• Gel: Many manufacturers use gel infusions, gel beads, or a top layer of gel in an effort to stem heat retention in memory foam or fiberfill toppers. The jury is out on whether or not this is actually an effective cooling technique.

Frequently Asked Questions About Cooling Mattress Toppers

  • Do gel mattress toppers keep you cool?

    While they may help a memory foam topper sleep somewhat cooler at first, cooling gel mattress toppers don’t always manage to keep a neutral temperature all night long. The gel may also lose potency over the years.There are two principal ways by which gel is used to help memory foam sleep cooler. Thermal gels are cool to the touch, whereas phase-change gels regulate heat by absorbing and redistributing it to maintain a constant temperature.

    While these techniques can stave off heat retention for a while, many sleepers find that the mattress eventually warms up anyway. However, a cool gel memory foam mattress topper may help keep the temperature low long enough to help you drift off to sleep.

    In a nutshell, if you sleep hot but have your heart set on memory foam, then a gel memory foam topper might be the way to go. But for people who sleep very hot, it’s usually better to avoid memory foam altogether.

  • Do cooling mattress toppers really work?

    Cooling mattress toppers have varying degrees of success depending on the type. Materials like latex, wool, and open-cell or aerated foams can help disperse heat, but they won’t actively cool the mattress.

    Phase-change material goes an extra step by using a chemical reaction to keep the surface cool to the touch. For people who are very sensitive to temperature changes, the best solution might be a mattress topper that actively works to control the temperature via water or air channels.

  • What’s the difference between a mattress protector and a mattress topper?

    Mattress protector are relatively thin and are primarily meant to protect against spills and stains, whereas mattress toppers are usually several inches thick and are designed to change the feel of a mattress.Mattress protector often contain some kind of padding like wool, cotton, fiberfill, or down. While this can add some plushness to a mattress, this is not their main purpose.

    Mattress toppers usually come in the same materials you would expect from a mattress comfort layer, such as memory foam, polyfoam, latex, wool, or down. A mattress topper can’t fix an old, sagging mattress, but it can change the feel of a mattress that’s too firm or too plush. This is a cost-effective way to obtain a different firmness level without investing in a whole new mattress.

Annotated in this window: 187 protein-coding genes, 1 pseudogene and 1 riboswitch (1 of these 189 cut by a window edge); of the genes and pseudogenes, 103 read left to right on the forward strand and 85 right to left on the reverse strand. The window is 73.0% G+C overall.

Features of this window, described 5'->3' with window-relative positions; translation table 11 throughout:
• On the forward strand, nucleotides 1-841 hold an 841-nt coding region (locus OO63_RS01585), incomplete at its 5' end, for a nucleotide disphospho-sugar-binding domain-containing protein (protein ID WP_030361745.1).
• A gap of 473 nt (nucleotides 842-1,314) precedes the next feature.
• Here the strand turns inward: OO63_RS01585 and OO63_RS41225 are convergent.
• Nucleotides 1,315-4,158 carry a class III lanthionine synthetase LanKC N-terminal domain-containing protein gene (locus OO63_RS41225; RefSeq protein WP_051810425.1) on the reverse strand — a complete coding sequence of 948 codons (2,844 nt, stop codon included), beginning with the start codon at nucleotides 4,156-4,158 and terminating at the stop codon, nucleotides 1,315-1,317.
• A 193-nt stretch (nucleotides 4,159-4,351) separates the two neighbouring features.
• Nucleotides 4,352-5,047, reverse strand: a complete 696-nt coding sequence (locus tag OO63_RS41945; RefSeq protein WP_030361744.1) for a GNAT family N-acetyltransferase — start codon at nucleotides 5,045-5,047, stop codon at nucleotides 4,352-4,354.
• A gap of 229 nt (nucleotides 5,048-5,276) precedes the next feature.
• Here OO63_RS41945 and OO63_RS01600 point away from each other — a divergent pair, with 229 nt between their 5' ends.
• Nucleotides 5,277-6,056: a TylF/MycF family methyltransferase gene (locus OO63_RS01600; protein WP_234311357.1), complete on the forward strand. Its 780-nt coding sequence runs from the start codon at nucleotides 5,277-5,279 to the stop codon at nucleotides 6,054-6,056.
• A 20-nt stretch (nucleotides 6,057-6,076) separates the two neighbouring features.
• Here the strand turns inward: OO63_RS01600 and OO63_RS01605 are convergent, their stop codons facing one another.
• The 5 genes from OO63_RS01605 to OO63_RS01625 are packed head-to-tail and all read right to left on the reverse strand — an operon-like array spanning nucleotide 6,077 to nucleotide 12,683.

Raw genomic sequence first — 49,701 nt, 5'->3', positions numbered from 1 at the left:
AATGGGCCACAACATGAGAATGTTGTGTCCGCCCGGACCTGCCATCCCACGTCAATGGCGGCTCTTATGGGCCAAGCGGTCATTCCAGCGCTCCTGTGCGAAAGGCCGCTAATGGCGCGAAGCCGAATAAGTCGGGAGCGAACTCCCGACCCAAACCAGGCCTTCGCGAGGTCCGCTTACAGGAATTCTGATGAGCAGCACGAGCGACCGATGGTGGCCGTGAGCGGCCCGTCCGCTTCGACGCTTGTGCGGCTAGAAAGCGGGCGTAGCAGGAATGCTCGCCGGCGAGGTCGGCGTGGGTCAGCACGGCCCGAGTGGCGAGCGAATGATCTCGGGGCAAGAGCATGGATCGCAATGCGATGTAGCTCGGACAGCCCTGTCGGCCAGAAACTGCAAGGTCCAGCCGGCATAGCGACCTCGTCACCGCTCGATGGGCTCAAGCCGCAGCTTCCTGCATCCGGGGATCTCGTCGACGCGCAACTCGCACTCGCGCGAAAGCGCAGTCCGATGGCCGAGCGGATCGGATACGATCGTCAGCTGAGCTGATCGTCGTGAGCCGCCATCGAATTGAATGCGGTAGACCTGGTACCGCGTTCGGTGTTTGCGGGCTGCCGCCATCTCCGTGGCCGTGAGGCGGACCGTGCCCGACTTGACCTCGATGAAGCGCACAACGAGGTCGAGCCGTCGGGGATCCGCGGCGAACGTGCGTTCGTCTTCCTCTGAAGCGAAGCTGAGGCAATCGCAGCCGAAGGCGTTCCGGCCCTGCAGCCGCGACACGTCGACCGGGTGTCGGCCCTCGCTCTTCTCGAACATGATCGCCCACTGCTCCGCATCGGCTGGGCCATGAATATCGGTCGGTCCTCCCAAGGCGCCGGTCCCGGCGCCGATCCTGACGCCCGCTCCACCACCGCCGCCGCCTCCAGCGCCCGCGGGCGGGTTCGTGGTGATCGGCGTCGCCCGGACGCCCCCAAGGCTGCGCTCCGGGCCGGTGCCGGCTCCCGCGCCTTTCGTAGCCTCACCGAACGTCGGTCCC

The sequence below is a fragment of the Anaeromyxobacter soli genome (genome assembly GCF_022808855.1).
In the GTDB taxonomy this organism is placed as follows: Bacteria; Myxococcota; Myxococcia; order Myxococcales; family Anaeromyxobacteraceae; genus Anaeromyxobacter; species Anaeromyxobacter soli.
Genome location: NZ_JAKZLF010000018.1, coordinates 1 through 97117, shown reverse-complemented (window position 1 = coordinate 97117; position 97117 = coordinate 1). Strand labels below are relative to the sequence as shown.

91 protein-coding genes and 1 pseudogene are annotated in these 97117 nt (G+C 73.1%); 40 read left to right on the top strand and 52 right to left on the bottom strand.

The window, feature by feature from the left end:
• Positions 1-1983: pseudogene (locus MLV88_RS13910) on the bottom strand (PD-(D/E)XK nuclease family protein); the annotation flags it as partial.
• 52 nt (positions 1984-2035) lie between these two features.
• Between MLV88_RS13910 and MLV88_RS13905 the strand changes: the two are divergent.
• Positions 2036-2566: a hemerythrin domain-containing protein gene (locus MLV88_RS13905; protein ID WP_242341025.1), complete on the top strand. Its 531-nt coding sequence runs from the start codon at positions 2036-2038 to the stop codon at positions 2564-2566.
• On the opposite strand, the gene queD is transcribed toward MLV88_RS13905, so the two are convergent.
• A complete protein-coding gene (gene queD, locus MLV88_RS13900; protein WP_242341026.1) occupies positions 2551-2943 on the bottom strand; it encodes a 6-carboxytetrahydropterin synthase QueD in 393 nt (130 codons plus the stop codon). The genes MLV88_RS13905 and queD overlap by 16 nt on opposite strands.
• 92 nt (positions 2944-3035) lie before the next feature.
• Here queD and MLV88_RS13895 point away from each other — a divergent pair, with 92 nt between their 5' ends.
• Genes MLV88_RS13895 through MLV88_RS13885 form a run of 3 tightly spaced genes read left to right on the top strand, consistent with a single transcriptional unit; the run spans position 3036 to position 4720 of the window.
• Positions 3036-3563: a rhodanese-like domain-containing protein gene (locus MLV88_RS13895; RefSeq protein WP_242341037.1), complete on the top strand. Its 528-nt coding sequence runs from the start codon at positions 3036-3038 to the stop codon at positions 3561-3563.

• Can I buy sheets to keep me cool?

    The sheets you use definitely play a role in maintaining temperature neutrality. Linen, cotton, and bamboo are all naturally breathable and will help fight heat retention. In terms of weave, stay away from flannel sheets and choose sheets with a breathable percale weave. Some synthetic fabrics also use technology such as phase-change material to keep you cool.

    It’s important to remember that the temperature of your sleeping environment is a product of many factors including your mattress and/or topper, sheets, ambient temperature, your pillow, and your own personal body heat.

Mattress Toppers of 2022

How to Choose a Mattress Topper?

Mattress toppers serve two essential functions: adjusting the feel of your mattress to make it softer or firmer, and protecting the surface from long-term wear and tear. In today’s mattress topper market, you can choose from a wide selection of models that vary by material, thickness, firmness, price-point, and overall performance. The best topper for you will depend entirely on your personal needs and preferences.

Below, we’ll take an in-depth look at the pros and cons of different mattress materials, explore the various benefits of using a topper, and answer a few frequently asked questions about these products.

What to Consider When Purchasing a Mattress Topper

Think of a new topper as an additional comfort layer for your mattress. You should judge different topper materials and models the same way you might evaluate a new mattress. Important factors include temperature control, conforming ability, durability, and motion isolation for couples. Pricing is another key variable, as well.

Keep in mind that some manufacturers use misleading marketing jargon to discuss how well their toppers perform. Watch out for descriptions such as “universal comfort” and “endless support,” as well as labels like “green” or “natural” for materials that are mostly composed of synthetic components. When shopping for a new topper, here are the most important points to consider:

  • Cooling Properties: As is the case with mattresses, some mattress toppers bottle in body heat and sleep somewhat warm as a result. Memory foam, polyfoam, and non-ventilated latex tend to trap more heat than other topper materials, such as down and feathers or wool. Topper softness can also play a role in temperature regulation. If you sink too deeply into a topper, this can restrict surface airflow and make you feel too warm.
  • Price: A new topper may cost less than $100 or more than $500, but most high-quality models sold today are priced between $150 and $450. Factors that can drive up a topper’s sticker price include its material composition, thickness, and whether or not the product has received certifications for organic or other materials. Additionally, some brands have steeper price-points than others.